Monday, January 26, 2009

Something rotten

According to Marcellus (in Shakespeare's Hamlet), something is rotten in Denmark. Maybe. But to me it seems like the smell is coming from Washington, DC.

According to current news reports, the President has warned Republicans that they need to quit listening to talk-show host Rush Limbaugh "if they want to get things done". Now that can be spun into several different garments, but I hate to hear that kind of rhetoric at a time when some Democrats in Congress are speaking of reviving the so-called "Fairness Doctrine". Last year, then candidate Barack Obama's press secretary wrote that the Senator "does not support re-imposing the Fairness Doctrine." I suppose time will tell.

Under the "fairness doctrine" the FCC required broadcasters to present "controversial issues of public importance" in a fair and balanced manner. Who could complain about that? Free speech advocates, that's who! Broadcasters were required to provide time for opposing viewpoints. In practice, for example, a Christian radio station, existing expressly to provide information and inspiration from a Christian viewpoint might be required to give time to an anti-Christian viewpoint on "controversial issues of public importance". More likely, in practical terms, if push comes to shove this will result in stations avoiding the requirements to broadcast specific opposing views by nixing both sides.

The concern, at least on one side, is demonstrated in Steve Rendall's article The Fairness Doctrine: How We Lost it, and Why We Need it Back. "Hidden" near the bottom is what I believe is the true "problem" (fear). Rendall writes, "The most extreme change has been in the immense volume of unanswered conservative opinion heard on the airwaves, especially on talk radio. Nationally, virtually all of the leading political talkshow hosts are right-wingers...The same goes for local talkshows." Too bad the average talk-show listener, for whatever reason, prefers to listen to the conservatives. Let's be "fair" and put some talkers on the air whom listeners don't want to listen to! Again, the practical effect will not be the hearing of both sides, but the muting of both sides. But I am sure that will pass the test for the proponents of the (un)fairness doctrine.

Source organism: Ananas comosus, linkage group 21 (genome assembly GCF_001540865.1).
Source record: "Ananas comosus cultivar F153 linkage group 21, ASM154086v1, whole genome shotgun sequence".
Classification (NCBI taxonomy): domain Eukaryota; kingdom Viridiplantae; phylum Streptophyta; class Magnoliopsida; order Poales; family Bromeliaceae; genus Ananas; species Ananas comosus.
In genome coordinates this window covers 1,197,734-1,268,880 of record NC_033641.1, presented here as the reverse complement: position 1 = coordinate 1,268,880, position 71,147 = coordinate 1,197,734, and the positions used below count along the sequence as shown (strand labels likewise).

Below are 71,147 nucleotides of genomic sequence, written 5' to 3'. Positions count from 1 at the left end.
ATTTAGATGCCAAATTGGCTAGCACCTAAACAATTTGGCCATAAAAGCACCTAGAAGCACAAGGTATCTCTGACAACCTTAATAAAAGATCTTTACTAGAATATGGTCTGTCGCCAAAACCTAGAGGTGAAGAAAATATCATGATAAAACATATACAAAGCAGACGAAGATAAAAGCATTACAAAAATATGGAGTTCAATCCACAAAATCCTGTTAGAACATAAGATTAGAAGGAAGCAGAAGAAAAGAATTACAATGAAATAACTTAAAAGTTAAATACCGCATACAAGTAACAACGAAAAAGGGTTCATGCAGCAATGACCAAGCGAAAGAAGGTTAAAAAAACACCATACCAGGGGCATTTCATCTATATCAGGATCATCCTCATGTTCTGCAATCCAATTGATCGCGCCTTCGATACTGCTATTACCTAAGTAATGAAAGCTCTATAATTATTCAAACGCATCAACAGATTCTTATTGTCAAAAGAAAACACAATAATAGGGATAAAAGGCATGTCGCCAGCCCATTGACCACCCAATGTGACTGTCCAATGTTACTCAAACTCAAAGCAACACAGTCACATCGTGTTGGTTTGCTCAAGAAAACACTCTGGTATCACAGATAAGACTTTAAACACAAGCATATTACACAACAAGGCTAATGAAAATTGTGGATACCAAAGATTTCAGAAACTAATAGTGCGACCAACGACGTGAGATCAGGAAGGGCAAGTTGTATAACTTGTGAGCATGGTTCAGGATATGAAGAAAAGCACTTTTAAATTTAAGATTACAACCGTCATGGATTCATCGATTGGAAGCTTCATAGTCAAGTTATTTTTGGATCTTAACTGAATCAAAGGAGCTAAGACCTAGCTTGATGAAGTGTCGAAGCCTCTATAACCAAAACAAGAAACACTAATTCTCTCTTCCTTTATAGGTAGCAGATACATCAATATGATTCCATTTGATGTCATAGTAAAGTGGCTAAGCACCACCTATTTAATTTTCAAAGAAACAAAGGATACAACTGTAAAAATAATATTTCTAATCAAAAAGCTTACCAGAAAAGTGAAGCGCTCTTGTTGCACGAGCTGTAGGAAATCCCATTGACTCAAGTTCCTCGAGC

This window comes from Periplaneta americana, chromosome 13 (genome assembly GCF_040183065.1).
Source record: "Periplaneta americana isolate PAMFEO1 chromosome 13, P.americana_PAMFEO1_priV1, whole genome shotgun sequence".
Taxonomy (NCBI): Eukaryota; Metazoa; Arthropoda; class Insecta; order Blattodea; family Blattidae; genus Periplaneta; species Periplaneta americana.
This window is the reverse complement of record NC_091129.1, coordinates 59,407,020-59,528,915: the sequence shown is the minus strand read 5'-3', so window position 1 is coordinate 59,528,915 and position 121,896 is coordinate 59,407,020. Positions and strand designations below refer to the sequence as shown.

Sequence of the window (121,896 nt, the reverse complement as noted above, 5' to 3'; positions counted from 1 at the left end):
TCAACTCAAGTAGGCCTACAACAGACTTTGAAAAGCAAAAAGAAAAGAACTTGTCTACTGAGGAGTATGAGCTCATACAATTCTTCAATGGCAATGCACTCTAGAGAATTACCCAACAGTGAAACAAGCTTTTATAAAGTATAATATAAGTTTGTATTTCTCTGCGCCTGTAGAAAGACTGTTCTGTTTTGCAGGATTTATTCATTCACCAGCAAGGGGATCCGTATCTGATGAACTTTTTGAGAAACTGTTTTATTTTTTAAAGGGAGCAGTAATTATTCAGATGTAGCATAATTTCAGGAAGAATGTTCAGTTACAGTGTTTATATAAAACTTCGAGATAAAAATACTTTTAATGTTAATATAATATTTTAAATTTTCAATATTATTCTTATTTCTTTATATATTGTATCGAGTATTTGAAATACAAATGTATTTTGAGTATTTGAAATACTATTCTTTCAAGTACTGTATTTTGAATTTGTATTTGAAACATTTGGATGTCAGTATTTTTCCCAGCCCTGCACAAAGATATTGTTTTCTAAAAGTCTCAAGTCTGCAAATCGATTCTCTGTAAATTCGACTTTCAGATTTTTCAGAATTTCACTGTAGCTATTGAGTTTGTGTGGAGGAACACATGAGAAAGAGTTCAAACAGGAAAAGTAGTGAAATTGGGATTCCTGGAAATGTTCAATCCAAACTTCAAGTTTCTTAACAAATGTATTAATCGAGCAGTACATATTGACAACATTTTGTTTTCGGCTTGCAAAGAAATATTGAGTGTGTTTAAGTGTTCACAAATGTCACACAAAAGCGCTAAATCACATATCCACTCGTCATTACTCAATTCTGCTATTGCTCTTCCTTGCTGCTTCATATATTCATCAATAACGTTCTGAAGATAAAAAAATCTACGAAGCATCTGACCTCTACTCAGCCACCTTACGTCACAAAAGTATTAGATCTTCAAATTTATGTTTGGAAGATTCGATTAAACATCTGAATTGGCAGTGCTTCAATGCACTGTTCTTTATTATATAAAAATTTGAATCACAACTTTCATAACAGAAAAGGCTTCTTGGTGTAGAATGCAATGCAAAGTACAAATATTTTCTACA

And finally, seemingly unrelated, what's up with the continual blaring of and barking about the TV digital converter box change? It seems one can't turn on the TV without a politician or someone else in a commercial warning of the change from analogue to digital, or else something scrolling across the TV about it. Supposedly by February 17 of this year, all television stations will broadcast in digital only -- though Democrats in the Senate have introduced a bill to delay the transition from February to June. Who cares? Oh, but "the elderly and the rural poor" will be without a converter box and unable to receive any TV broadcasting. Senator Jay Rockefeller says, "We risk leaving those who are most reliant on over-the-air broadcast television for their information literally in the dark." If they are left in the dark, perhaps they want to be. It won't be because they haven't seen the change mentioned on their TV's. (Perhaps they're not watching them.)

I'm a generally trusting sort of guy, but have become quite cynical when it comes to our Federal government. What are you guys doing? Why are you so concerned? Are you putting something in that little box? Shades of 1984? If you're really all that concerned, why not buy some converter boxes, throw them in the back of your limo, and start bringing them around to us? Oh, never mind. Just stay away from us and leave us alone. If you could just do that, we'd appreciate it.

No comments: